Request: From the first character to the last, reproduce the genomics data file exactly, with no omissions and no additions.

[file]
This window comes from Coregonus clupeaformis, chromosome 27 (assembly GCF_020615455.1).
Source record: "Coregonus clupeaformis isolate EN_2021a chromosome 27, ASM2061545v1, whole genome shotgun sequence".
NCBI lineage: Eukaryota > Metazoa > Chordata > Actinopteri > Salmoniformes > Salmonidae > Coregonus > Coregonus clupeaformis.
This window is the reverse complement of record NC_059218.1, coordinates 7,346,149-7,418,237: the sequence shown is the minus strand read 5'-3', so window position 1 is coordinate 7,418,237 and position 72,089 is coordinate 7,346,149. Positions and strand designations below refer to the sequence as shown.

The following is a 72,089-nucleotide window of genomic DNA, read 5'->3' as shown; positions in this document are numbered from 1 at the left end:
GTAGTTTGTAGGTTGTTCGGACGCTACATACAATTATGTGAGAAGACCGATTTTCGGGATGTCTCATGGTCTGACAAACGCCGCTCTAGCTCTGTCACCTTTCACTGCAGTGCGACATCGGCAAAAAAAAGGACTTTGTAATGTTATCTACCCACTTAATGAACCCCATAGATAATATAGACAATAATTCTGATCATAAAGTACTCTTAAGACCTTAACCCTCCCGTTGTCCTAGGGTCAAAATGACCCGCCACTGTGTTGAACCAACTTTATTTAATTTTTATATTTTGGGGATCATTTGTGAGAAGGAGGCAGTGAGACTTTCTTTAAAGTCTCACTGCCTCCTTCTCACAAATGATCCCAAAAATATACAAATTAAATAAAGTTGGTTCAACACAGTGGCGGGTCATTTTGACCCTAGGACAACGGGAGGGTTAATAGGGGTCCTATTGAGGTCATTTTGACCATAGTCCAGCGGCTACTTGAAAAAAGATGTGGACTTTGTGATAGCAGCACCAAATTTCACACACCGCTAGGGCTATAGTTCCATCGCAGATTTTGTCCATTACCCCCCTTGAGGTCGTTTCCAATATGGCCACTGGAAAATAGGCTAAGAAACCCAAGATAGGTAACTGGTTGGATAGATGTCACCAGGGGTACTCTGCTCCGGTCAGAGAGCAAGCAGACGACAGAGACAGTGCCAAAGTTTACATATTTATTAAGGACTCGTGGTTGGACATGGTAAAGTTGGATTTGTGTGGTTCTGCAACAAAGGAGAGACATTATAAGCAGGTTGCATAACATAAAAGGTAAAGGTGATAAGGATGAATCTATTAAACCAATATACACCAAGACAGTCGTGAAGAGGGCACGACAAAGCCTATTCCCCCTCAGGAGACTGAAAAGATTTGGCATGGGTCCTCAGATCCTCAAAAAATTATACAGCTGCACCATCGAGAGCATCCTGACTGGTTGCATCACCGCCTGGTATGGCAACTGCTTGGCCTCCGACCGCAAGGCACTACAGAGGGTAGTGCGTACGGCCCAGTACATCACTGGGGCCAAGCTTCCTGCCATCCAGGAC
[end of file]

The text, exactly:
This window comes from Coregonus clupeaformis, chromosome 27 (assembly GCF_020615455.1).
Source record: "Coregonus clupeaformis isolate EN_2021a chromosome 27, ASM2061545v1, whole genome shotgun sequence".
NCBI lineage: Eukaryota > Metazoa > Chordata > Actinopteri > Salmoniformes > Salmonidae > Coregonus > Coregonus clupeaformis.
This window is the reverse complement of record NC_059218.1, coordinates 7,346,149-7,418,237: the sequence shown is the minus strand read 5'-3', so window position 1 is coordinate 7,418,237 and position 72,089 is coordinate 7,346,149. Positions and strand designations below refer to the sequence as shown.

The following is a 72,089-nucleotide window of genomic DNA, read 5'->3' as shown; positions in this document are numbered from 1 at the left end:
GTAGTTTGTAGGTTGTTCGGACGCTACATACAATTATGTGAGAAGACCGATTTTCGGGATGTCTCATGGTCTGACAAACGCCGCTCTAGCTCTGTCACCTTTCACTGCAGTGCGACATCGGCAAAAAAAAGGACTTTGTAATGTTATCTACCCACTTAATGAACCCCATAGATAATATAGACAATAATTCTGATCATAAAGTACTCTTAAGACCTTAACCCTCCCGTTGTCCTAGGGTCAAAATGACCCGCCACTGTGTTGAACCAACTTTATTTAATTTTTATATTTTGGGGATCATTTGTGAGAAGGAGGCAGTGAGACTTTCTTTAAAGTCTCACTGCCTCCTTCTCACAAATGATCCCAAAAATATACAAATTAAATAAAGTTGGTTCAACACAGTGGCGGGTCATTTTGACCCTAGGACAACGGGAGGGTTAATAGGGGTCCTATTGAGGTCATTTTGACCATAGTCCAGCGGCTACTTGAAAAAAGATGTGGACTTTGTGATAGCAGCACCAAATTTCACACACCGCTAGGGCTATAGTTCCATCGCAGATTTTGTCCATTACCCCCCTTGAGGTCGTTTCCAATATGGCCACTGGAAAATAGGCTAAGAAACCCAAGATAGGTAACTGGTTGGATAGATGTCACCAGGGGTACTCTGCTCCGGTCAGAGAGCAAGCAGACGACAGAGACAGTGCCAAAGTTTACATATTTATTAAGGACTCGTGGTTGGACATGGTAAAGTTGGATTTGTGTGGTTCTGCAACAAAGGAGAGACATTATAAGCAGGTTGCATAACATAAAAGGTAAAGGTGATAAGGATGAATCTATTAAACCAATATACACCAAGACAGTCGTGAAGAGGGCACGACAAAGCCTATTCCCCCTCAGGAGACTGAAAAGATTTGGCATGGGTCCTCAGATCCTCAAAAAATTATACAGCTGCACCATCGAGAGCATCCTGACTGGTTGCATCACCGCCTGGTATGGCAACTGCTTGGCCTCCGACCGCAAGGCACTACAGAGGGTAGTGCGTACGGCCCAGTACATCACTGGGGCCAAGCTTCCTGCCATCCAGGAC